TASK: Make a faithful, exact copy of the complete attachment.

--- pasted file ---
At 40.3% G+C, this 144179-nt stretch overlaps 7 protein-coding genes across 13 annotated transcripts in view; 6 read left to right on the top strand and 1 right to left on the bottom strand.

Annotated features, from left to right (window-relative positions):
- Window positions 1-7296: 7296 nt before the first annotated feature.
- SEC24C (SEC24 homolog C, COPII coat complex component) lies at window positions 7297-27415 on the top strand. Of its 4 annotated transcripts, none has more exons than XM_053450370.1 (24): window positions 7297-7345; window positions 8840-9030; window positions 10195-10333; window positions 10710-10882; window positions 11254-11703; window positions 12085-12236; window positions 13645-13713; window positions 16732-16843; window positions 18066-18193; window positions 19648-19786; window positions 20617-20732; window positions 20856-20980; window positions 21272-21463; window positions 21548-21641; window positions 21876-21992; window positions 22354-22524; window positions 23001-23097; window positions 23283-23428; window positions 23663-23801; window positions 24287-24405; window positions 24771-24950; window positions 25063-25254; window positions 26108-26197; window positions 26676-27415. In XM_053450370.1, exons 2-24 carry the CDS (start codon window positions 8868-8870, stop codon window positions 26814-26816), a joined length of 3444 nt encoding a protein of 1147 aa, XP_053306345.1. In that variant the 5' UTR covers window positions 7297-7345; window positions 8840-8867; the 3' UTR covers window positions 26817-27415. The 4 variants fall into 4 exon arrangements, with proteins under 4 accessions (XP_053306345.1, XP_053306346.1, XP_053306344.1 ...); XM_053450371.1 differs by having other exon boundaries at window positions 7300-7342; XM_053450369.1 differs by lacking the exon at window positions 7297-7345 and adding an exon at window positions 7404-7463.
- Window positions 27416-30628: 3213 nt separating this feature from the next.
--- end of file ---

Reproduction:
At 40.3% G+C, this 144179-nt stretch overlaps 7 protein-coding genes across 13 annotated transcripts in view; 6 read left to right on the top strand and 1 right to left on the bottom strand.

Annotated features, from left to right (window-relative positions):
- Window positions 1-7296: 7296 nt before the first annotated feature.
- SEC24C (SEC24 homolog C, COPII coat complex component) lies at window positions 7297-27415 on the top strand. Of its 4 annotated transcripts, none has more exons than XM_053450370.1 (24): window positions 7297-7345; window positions 8840-9030; window positions 10195-10333; window positions 10710-10882; window positions 11254-11703; window positions 12085-12236; window positions 13645-13713; window positions 16732-16843; window positions 18066-18193; window positions 19648-19786; window positions 20617-20732; window positions 20856-20980; window positions 21272-21463; window positions 21548-21641; window positions 21876-21992; window positions 22354-22524; window positions 23001-23097; window positions 23283-23428; window positions 23663-23801; window positions 24287-24405; window positions 24771-24950; window positions 25063-25254; window positions 26108-26197; window positions 26676-27415. In XM_053450370.1, exons 2-24 carry the CDS (start codon window positions 8868-8870, stop codon window positions 26814-26816), a joined length of 3444 nt encoding a protein of 1147 aa, XP_053306345.1. In that variant the 5' UTR covers window positions 7297-7345; window positions 8840-8867; the 3' UTR covers window positions 26817-27415. The 4 variants fall into 4 exon arrangements, with proteins under 4 accessions (XP_053306345.1, XP_053306346.1, XP_053306344.1 ...); XM_053450371.1 differs by having other exon boundaries at window positions 7300-7342; XM_053450369.1 differs by lacking the exon at window positions 7297-7345 and adding an exon at window positions 7404-7463.
- Window positions 27416-30628: 3213 nt separating this feature from the next.